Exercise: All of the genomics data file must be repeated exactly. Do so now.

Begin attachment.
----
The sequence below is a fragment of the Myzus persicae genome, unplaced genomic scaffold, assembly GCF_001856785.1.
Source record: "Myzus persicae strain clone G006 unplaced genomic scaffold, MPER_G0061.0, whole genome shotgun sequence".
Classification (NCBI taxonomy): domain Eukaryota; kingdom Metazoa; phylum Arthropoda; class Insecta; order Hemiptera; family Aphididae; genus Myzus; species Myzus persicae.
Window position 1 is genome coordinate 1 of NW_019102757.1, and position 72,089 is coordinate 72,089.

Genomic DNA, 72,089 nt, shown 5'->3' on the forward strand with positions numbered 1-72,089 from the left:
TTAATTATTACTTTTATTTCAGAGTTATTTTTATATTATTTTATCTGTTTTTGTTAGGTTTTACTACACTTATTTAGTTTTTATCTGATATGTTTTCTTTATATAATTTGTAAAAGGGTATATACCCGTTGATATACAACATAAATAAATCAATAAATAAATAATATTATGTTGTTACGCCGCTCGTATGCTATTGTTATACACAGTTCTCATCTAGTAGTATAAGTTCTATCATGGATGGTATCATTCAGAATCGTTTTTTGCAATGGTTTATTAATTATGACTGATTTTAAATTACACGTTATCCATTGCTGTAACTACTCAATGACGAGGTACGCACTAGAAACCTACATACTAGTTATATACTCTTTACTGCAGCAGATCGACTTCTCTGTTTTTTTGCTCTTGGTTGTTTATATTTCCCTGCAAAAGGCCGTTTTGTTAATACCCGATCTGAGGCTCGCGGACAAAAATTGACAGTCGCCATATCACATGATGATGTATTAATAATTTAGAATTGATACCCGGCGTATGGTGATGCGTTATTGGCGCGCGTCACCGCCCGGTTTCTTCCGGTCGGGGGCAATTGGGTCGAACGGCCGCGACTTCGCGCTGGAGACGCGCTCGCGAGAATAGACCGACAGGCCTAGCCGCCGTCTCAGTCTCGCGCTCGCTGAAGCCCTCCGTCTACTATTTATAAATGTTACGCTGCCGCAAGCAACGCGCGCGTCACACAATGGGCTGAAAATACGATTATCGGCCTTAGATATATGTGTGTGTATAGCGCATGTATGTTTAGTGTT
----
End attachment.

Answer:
The sequence below is a fragment of the Myzus persicae genome, unplaced genomic scaffold, assembly GCF_001856785.1.
Source record: "Myzus persicae strain clone G006 unplaced genomic scaffold, MPER_G0061.0, whole genome shotgun sequence".
Classification (NCBI taxonomy): domain Eukaryota; kingdom Metazoa; phylum Arthropoda; class Insecta; order Hemiptera; family Aphididae; genus Myzus; species Myzus persicae.
Window position 1 is genome coordinate 1 of NW_019102757.1, and position 72,089 is coordinate 72,089.

Genomic DNA, 72,089 nt, shown 5'->3' on the forward strand with positions numbered 1-72,089 from the left:
TTAATTATTACTTTTATTTCAGAGTTATTTTTATATTATTTTATCTGTTTTTGTTAGGTTTTACTACACTTATTTAGTTTTTATCTGATATGTTTTCTTTATATAATTTGTAAAAGGGTATATACCCGTTGATATACAACATAAATAAATCAATAAATAAATAATATTATGTTGTTACGCCGCTCGTATGCTATTGTTATACACAGTTCTCATCTAGTAGTATAAGTTCTATCATGGATGGTATCATTCAGAATCGTTTTTTGCAATGGTTTATTAATTATGACTGATTTTAAATTACACGTTATCCATTGCTGTAACTACTCAATGACGAGGTACGCACTAGAAACCTACATACTAGTTATATACTCTTTACTGCAGCAGATCGACTTCTCTGTTTTTTTGCTCTTGGTTGTTTATATTTCCCTGCAAAAGGCCGTTTTGTTAATACCCGATCTGAGGCTCGCGGACAAAAATTGACAGTCGCCATATCACATGATGATGTATTAATAATTTAGAATTGATACCCGGCGTATGGTGATGCGTTATTGGCGCGCGTCACCGCCCGGTTTCTTCCGGTCGGGGGCAATTGGGTCGAACGGCCGCGACTTCGCGCTGGAGACGCGCTCGCGAGAATAGACCGACAGGCCTAGCCGCCGTCTCAGTCTCGCGCTCGCTGAAGCCCTCCGTCTACTATTTATAAATGTTACGCTGCCGCAAGCAACGCGCGCGTCACACAATGGGCTGAAAATACGATTATCGGCCTTAGATATATGTGTGTGTATAGCGCATGTATGTTTAGTGTT